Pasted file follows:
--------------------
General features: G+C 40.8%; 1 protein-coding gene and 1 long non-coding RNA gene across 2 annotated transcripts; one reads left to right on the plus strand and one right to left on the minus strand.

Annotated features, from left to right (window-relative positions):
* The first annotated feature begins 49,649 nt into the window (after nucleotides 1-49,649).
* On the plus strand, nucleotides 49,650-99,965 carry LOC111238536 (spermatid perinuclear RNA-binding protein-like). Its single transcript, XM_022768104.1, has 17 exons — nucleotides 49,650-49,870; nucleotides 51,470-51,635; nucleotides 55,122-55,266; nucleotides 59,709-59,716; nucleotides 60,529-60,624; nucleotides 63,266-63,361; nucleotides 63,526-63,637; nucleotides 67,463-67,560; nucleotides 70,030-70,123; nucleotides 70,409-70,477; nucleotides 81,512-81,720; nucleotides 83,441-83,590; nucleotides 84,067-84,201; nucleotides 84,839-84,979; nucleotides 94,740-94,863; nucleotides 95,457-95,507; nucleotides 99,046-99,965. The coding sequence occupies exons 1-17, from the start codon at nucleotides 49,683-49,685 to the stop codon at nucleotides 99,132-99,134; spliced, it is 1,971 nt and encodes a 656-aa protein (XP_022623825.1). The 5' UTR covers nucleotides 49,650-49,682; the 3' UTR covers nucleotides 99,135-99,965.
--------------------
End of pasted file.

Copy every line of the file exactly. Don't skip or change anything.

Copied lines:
General features: G+C 40.8%; 1 protein-coding gene and 1 long non-coding RNA gene across 2 annotated transcripts; one reads left to right on the plus strand and one right to left on the minus strand.

Annotated features, from left to right (window-relative positions):
* The first annotated feature begins 49,649 nt into the window (after nucleotides 1-49,649).
* On the plus strand, nucleotides 49,650-99,965 carry LOC111238536 (spermatid perinuclear RNA-binding protein-like). Its single transcript, XM_022768104.1, has 17 exons — nucleotides 49,650-49,870; nucleotides 51,470-51,635; nucleotides 55,122-55,266; nucleotides 59,709-59,716; nucleotides 60,529-60,624; nucleotides 63,266-63,361; nucleotides 63,526-63,637; nucleotides 67,463-67,560; nucleotides 70,030-70,123; nucleotides 70,409-70,477; nucleotides 81,512-81,720; nucleotides 83,441-83,590; nucleotides 84,067-84,201; nucleotides 84,839-84,979; nucleotides 94,740-94,863; nucleotides 95,457-95,507; nucleotides 99,046-99,965. The coding sequence occupies exons 1-17, from the start codon at nucleotides 49,683-49,685 to the stop codon at nucleotides 99,132-99,134; spliced, it is 1,971 nt and encodes a 656-aa protein (XP_022623825.1). The 5' UTR covers nucleotides 49,650-49,682; the 3' UTR covers nucleotides 99,135-99,965.